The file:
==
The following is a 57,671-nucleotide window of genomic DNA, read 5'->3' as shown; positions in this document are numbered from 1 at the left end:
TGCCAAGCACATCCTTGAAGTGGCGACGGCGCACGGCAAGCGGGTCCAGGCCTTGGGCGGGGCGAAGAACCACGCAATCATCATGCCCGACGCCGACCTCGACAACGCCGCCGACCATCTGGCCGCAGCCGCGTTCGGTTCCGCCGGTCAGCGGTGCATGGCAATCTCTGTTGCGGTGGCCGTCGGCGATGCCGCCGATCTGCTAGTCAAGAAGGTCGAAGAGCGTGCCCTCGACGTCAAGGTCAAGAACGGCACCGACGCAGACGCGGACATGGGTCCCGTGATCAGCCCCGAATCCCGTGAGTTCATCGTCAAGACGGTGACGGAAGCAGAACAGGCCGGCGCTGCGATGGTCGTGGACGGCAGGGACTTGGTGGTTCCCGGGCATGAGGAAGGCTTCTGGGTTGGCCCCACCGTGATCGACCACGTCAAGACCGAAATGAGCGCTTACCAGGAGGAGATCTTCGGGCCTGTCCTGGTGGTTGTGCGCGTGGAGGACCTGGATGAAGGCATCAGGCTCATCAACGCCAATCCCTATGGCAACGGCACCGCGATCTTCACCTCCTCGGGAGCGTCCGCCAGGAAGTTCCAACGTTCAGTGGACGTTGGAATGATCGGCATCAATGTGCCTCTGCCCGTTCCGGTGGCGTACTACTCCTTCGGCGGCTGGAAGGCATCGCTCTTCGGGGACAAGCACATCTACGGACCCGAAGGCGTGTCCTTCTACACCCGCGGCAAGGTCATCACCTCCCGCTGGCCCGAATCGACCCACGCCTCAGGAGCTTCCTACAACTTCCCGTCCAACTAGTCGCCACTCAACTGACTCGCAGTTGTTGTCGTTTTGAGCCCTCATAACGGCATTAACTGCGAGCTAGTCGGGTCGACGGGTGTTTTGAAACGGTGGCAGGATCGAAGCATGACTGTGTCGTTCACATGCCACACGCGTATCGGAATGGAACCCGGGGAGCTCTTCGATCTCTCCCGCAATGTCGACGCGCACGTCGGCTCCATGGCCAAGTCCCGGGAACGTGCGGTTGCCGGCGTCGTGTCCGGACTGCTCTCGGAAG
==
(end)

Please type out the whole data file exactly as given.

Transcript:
The following is a 57,671-nucleotide window of genomic DNA, read 5'->3' as shown; positions in this document are numbered from 1 at the left end:
TGCCAAGCACATCCTTGAAGTGGCGACGGCGCACGGCAAGCGGGTCCAGGCCTTGGGCGGGGCGAAGAACCACGCAATCATCATGCCCGACGCCGACCTCGACAACGCCGCCGACCATCTGGCCGCAGCCGCGTTCGGTTCCGCCGGTCAGCGGTGCATGGCAATCTCTGTTGCGGTGGCCGTCGGCGATGCCGCCGATCTGCTAGTCAAGAAGGTCGAAGAGCGTGCCCTCGACGTCAAGGTCAAGAACGGCACCGACGCAGACGCGGACATGGGTCCCGTGATCAGCCCCGAATCCCGTGAGTTCATCGTCAAGACGGTGACGGAAGCAGAACAGGCCGGCGCTGCGATGGTCGTGGACGGCAGGGACTTGGTGGTTCCCGGGCATGAGGAAGGCTTCTGGGTTGGCCCCACCGTGATCGACCACGTCAAGACCGAAATGAGCGCTTACCAGGAGGAGATCTTCGGGCCTGTCCTGGTGGTTGTGCGCGTGGAGGACCTGGATGAAGGCATCAGGCTCATCAACGCCAATCCCTATGGCAACGGCACCGCGATCTTCACCTCCTCGGGAGCGTCCGCCAGGAAGTTCCAACGTTCAGTGGACGTTGGAATGATCGGCATCAATGTGCCTCTGCCCGTTCCGGTGGCGTACTACTCCTTCGGCGGCTGGAAGGCATCGCTCTTCGGGGACAAGCACATCTACGGACCCGAAGGCGTGTCCTTCTACACCCGCGGCAAGGTCATCACCTCCCGCTGGCCCGAATCGACCCACGCCTCAGGAGCTTCCTACAACTTCCCGTCCAACTAGTCGCCACTCAACTGACTCGCAGTTGTTGTCGTTTTGAGCCCTCATAACGGCATTAACTGCGAGCTAGTCGGGTCGACGGGTGTTTTGAAACGGTGGCAGGATCGAAGCATGACTGTGTCGTTCACATGCCACACGCGTATCGGAATGGAACCCGGGGAGCTCTTCGATCTCTCCCGCAATGTCGACGCGCACGTCGGCTCCATGGCCAAGTCCCGGGAACGTGCGGTTGCCGGCGTCGTGTCCGGACTGCTCTCGGAAG